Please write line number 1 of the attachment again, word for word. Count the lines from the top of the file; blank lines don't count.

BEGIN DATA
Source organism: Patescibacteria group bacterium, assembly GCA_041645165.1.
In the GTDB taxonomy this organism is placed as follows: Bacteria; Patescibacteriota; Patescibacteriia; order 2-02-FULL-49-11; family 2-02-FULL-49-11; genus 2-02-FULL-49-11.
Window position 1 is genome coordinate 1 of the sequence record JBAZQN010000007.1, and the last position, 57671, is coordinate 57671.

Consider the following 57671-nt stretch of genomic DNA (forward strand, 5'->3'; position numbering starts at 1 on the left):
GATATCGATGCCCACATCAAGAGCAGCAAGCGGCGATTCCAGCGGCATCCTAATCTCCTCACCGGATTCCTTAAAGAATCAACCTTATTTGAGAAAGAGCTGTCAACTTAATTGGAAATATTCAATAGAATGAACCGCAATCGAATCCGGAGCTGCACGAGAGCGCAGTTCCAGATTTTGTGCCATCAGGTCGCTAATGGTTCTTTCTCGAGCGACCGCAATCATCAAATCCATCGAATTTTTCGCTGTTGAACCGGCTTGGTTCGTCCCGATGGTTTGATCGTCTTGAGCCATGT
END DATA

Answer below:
Source organism: Patescibacteria group bacterium, assembly GCA_041645165.1.